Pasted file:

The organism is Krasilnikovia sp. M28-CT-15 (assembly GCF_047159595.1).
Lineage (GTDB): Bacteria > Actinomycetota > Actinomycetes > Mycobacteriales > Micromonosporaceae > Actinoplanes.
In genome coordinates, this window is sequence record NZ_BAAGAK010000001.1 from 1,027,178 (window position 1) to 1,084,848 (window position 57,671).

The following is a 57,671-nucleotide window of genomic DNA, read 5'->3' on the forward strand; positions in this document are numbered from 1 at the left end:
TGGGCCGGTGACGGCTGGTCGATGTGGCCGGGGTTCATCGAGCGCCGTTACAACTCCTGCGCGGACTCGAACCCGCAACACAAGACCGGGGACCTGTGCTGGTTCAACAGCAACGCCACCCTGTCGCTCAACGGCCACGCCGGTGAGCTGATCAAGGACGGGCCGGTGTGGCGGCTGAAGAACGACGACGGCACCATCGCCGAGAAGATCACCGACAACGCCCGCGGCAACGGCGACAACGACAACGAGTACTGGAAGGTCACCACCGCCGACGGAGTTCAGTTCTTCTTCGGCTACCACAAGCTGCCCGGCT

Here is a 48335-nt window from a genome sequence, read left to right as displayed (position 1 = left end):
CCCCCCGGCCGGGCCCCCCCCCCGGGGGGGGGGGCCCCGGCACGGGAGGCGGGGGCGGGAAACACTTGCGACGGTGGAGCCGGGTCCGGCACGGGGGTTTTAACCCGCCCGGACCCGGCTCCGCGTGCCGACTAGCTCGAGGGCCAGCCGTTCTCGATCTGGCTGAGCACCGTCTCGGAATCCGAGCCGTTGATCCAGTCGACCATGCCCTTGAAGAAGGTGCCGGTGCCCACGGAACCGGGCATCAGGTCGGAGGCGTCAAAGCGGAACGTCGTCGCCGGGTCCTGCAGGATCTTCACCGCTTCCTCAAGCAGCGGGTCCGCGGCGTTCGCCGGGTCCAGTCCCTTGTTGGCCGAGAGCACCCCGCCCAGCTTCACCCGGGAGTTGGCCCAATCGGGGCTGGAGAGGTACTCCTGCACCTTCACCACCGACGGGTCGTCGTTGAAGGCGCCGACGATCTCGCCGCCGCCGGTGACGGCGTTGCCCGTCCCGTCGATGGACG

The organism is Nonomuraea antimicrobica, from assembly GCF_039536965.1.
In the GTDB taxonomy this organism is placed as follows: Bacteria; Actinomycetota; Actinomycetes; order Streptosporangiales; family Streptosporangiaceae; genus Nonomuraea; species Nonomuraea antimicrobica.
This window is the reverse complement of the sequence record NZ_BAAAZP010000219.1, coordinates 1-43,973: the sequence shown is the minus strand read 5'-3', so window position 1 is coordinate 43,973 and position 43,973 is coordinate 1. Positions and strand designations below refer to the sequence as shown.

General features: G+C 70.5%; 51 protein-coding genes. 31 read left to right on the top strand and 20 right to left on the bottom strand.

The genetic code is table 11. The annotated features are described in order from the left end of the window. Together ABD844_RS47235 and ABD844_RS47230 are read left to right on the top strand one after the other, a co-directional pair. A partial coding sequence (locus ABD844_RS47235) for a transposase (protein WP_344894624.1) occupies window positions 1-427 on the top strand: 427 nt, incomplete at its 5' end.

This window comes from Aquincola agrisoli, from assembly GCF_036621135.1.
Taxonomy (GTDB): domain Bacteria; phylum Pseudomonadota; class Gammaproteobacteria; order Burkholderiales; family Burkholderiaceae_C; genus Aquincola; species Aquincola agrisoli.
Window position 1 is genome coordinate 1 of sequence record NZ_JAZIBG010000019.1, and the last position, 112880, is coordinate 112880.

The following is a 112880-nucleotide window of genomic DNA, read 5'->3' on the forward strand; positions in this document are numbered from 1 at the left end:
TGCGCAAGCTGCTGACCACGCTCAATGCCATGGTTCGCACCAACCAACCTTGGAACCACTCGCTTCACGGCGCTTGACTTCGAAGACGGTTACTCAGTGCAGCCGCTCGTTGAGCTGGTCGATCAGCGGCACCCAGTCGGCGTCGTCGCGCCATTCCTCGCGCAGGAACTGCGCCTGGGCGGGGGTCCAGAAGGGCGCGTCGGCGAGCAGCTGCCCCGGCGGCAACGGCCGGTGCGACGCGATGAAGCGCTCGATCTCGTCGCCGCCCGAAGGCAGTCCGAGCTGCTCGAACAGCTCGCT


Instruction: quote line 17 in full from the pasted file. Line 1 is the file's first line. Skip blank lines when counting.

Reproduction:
TGCGCAAGCTGCTGACCACGCTCAATGCCATGGTTCGCACCAACCAACCTTGGAACCACTCGCTTCACGGCGCTTGACTTCGAAGACGGTTACTCAGTGCAGCCGCTCGTTGAGCTGGTCGATCAGCGGCACCCAGTCGGCGTCGTCGCGCCATTCCTCGCGCAGGAACTGCGCCTGGGCGGGGGTCCAGAAGGGCGCGTCGGCGAGCAGCTGCCCCGGCGGCAACGGCCGGTGCGACGCGATGAAGCGCTCGATCTCGTCGCCGCCCGAAGGCAGTCCGAGCTGCTCGAACAGCTCGCT